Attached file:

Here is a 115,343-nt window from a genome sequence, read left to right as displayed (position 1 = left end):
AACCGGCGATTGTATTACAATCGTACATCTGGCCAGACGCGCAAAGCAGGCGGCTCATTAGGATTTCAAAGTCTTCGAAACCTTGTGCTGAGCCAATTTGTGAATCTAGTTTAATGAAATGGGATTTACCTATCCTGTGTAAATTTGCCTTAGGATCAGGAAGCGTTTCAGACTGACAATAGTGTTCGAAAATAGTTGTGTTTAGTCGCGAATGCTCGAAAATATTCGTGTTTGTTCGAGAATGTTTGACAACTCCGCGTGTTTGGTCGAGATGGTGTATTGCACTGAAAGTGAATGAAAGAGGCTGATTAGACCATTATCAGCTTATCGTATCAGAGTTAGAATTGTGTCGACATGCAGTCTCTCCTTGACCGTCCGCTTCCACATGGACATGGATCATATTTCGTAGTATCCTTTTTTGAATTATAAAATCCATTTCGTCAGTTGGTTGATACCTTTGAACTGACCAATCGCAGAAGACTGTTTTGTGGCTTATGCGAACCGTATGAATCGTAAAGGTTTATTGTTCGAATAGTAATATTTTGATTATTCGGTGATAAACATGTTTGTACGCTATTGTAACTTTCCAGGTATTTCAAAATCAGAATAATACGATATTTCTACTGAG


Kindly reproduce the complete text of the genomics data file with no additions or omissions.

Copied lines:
Here is a 115,343-nt window from a genome sequence, read left to right as displayed (position 1 = left end):
AACCGGCGATTGTATTACAATCGTACATCTGGCCAGACGCGCAAAGCAGGCGGCTCATTAGGATTTCAAAGTCTTCGAAACCTTGTGCTGAGCCAATTTGTGAATCTAGTTTAATGAAATGGGATTTACCTATCCTGTGTAAATTTGCCTTAGGATCAGGAAGCGTTTCAGACTGACAATAGTGTTCGAAAATAGTTGTGTTTAGTCGCGAATGCTCGAAAATATTCGTGTTTGTTCGAGAATGTTTGACAACTCCGCGTGTTTGGTCGAGATGGTGTATTGCACTGAAAGTGAATGAAAGAGGCTGATTAGACCATTATCAGCTTATCGTATCAGAGTTAGAATTGTGTCGACATGCAGTCTCTCCTTGACCGTCCGCTTCCACATGGACATGGATCATATTTCGTAGTATCCTTTTTTGAATTATAAAATCCATTTCGTCAGTTGGTTGATACCTTTGAACTGACCAATCGCAGAAGACTGTTTTGTGGCTTATGCGAACCGTATGAATCGTAAAGGTTTATTGTTCGAATAGTAATATTTTGATTATTCGGTGATAAACATGTTTGTACGCTATTGTAACTTTCCAGGTATTTCAAAATCAGAATAATACGATATTTCTACTGAG